According to Epona.net, the Roman Apuleius wrote that offerings of roses were possibly given in stable shrines. Roman worship also included animal sacrifice, incense, and libations of wine poured into patera. And Deo Mercurio notes evidence that Epona was given offerings of incense and ground meal (mola), but these were standard Roman offerings.
The Bloody Bones lists a potential calendar for modern Gaulish pagans. Offerings on this site for Eponalia include horse effigies, roses, and “items associated with calvary” like horse brushes, bridles, etc. (I’ve even been told that horse-shaped biscuits are a good offering!) At Dun Brython, the authors note that roses and wheat are good offerings. Similar harvest offerings could be oats, porridge, etc.
There are varied ritual outlines for the modern Eponalia, which is appropriate. After all, this ritual was de facto the result of a blend of cultures. I have collected a list of rituals, hymns, reflections, etc for Eponalia.
ADF: Gaulish Kin’s ritual for Eponalia.
An Epona/Eponalia devotion on Scottish Druid.
Ways to celebrate Eponalia by Go Deeper.
A beautiful Eponalia altar by selgowiros_caranticnos.
An Invocation to Epona (and others).
Dun Brython also has prayers.
Another prayer on the Dun Brython WordPress.
A reflection on Eponalia by Rune Soup.
Outside of a Gallo-Roman Eponalia
Some modern Gaulish pagans want to honor Epona in a Gaulish way, outside of a Roman context. While that is fine, we have little evidence of how ancient Gauls worshipped, so reconstruction is difficult. You can certainly be inspired to make your own ritual based off of the comparative analysis in this article. However Epona has two additional associations that connect her to death, winter, and even the winter solstice.
Linduff has an interesting analysis showing Epona may have had an Underworld function for the Gauls, specifically for funerals. Her analysis is beyond the scope of this article, but she connects Epona’s image on funeral plaques and connection to water/springs to other female deities associated with death and water (like Rhiannon and the Matronae). Some modern pagans consider her a psychopomp for these reasons. Again, little can be attested to outside of comparative analysis and bits of archeology.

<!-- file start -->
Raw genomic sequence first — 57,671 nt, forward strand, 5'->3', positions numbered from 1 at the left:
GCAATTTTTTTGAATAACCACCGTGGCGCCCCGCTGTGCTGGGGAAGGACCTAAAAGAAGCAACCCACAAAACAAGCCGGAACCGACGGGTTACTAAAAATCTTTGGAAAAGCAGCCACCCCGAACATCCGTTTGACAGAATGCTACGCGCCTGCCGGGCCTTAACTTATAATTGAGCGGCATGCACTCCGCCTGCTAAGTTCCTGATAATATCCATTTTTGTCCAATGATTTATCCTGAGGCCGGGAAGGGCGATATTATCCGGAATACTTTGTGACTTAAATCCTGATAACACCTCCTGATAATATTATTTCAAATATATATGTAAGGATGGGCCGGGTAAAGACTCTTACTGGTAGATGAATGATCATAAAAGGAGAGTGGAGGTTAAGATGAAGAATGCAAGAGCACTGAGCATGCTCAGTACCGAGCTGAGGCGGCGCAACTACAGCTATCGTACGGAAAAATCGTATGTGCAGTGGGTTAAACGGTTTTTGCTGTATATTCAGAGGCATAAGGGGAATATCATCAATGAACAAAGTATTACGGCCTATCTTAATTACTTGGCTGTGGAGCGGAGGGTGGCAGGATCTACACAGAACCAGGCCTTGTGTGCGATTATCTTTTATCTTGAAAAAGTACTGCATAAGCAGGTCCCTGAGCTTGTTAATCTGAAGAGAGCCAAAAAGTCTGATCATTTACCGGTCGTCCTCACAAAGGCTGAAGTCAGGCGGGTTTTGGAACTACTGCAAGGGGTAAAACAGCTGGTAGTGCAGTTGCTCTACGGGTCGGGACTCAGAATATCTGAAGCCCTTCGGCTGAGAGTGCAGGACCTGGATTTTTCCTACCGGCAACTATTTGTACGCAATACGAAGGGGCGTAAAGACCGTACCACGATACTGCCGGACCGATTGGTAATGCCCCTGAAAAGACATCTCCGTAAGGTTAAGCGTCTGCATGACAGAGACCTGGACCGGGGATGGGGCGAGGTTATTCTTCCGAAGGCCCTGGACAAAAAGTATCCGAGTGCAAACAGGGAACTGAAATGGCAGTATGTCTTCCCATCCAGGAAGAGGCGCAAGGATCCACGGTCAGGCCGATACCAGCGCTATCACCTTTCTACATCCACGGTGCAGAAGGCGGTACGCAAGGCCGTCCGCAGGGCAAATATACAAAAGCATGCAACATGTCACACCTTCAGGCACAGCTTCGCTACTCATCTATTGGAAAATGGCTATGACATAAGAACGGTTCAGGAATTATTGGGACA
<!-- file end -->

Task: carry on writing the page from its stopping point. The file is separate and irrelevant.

Some Gaulish pagans connect Epona to the Winter Solstice. Alexei Kondratiev in The Apple Branch compares Epona to the Mari Lywd and to the mother of Maponos. Most of our knowledge of a “child of light” around the Winter Solstice comes from Irish and Welsh lore. You can also see Chris Godwin’s article for more information. (Interestingly, this comparison connects Epona to the Matronae again.)
In these roles, Maponos and his mother could be honored at a feast for the return of the sun. If you plan to do a Winter Solstice ritual for Epona, consider offerings for the harvest, for the coming year, and for the divine mother-son pair. Just keep in mind that this is a mostly modern connection based on broad analysis in Celtic Reconstructionism.
All articles accessed in December 2020.
- Segomâros Widugeni. “Epona.” Nemeton Segomâros: Polytheist. http://polytheist.com/segomaros/2015/06/19/epona/
- Linduff, Katheryn M. “Epona : a Celt among the Romans.” Latomus, vol. 38, no. 4, 1979, pp. 817–837. JSTOR, www.jstor.org/stable/41531375
- Segomâros Widugeni. “Epona.” Nemeton Segomâros: Polytheist. http://polytheist.com/segomaros/2016/03/30/the-basic-ritual-outline/
- Nantonos and Ceffyl. “A Timeline of Epona Evidence.” Epona.net http://www.epona.net/timeline.html
- Nantonos and Ceffyl. “Geographical Distribution of Epona.” Epona.net http://www.epona.net/distribution.html
- Nantonos and Ceffyl. “The Worship of Epona.” Epona.net http://www.epona.net/worship.html#temples
- M. Sentia Figula. “Household shrine and ritual.” Roman Pagan. https://romanpagan.wordpress.com/household-shrine-and-ritual/
- Ceisiwr Serith. “Ɂeḱwonā.” Ceisiwr Serith. http://www.ceisiwrserith.com/pier/deities.htm
- Ceisiwr Serith. Deep Ancestors. ADF Publishing. 2009. Pages 63-67.
- “Eponae: To Epona.” Deo Mercurio. http://www.deomercurio.be/en/eponae.html
- “Rigantona.” Dun Brython. http://www.dunbrython.org/rigantona.html
- “The Debility of the Ulstermen.” Ancient Texts: Celtic Literature Collective. https://www.ancienttexts.org/library/celtic/ctexts/debility.html
- “The Morrigan.” Wikipedia. https://en.wikipedia.org/wiki/The_Morr%C3%ADgan
- Nantonos and Ceffyl. “The Worship of Epona.” Epona.net http://www.epona.net/worship.html#stables
- Jess. “New Calendar of Gaulish Polytheism.” The Bloody Bones. https://thebloodybones.wordpress.com/2015/07/10/new-calendar-of-gaulish-polytheism/
- Potia and Heron. “Epona.” Dun Brython. http://www.dunbrython.org/epona.html
- Alexei Kondratiev. The Apple Branch: A Path to Celtic Ritual. Citadel. 2003. Pages 125-128.
- “Mari Lywd.” Wikipedia. https://en.wikipedia.org/wiki/Mari_Lwyd
- Chris Godwin. “22 Celtic Winter Solstice Customs and Traditions.” Patheos: From a Common Well. https://www.patheos.com/blogs/fromacommonwell/2017/12/22-celtic-winter-solstice-customs-traditions/
- “Dea Matrona.” Wikipedia. https://en.wikipedia.org/wiki/Dea_Matrona
- Alexei Kondratiev. The Apple Branch: A Path to Celtic Ritual. Citadel. 2003. Pages 125-128.
*Future Secondary Source Material
Basically anything by Miranda Green, but in particular: Gods of the Celts, Dictionary of Celtic Myth and Legend, Celtic Goddesses, Animals in Celtic Life and Myth, and Symbol and Image in Celtic Religious Art are titles that at least mention Epona.
Epona.net has an extensive bibliography, but some of the sources are in French and German. Two English articles they recommend are:
Oaks, Laura S. “Epona.” Pagan Gods and Shrines of the Roman Empire ed. M. Henning and A. King (1986).
Linduff, Katheryn M. “Epona : a Celt among the Romans.” Latomus, vol. 38, no. 4, 1979, pp. 817–837. JSTOR, http://www.jstor.org/stable/41531375. Accessed 10 Dec. 2020. (I used this article as my main scholarly source on Epona.)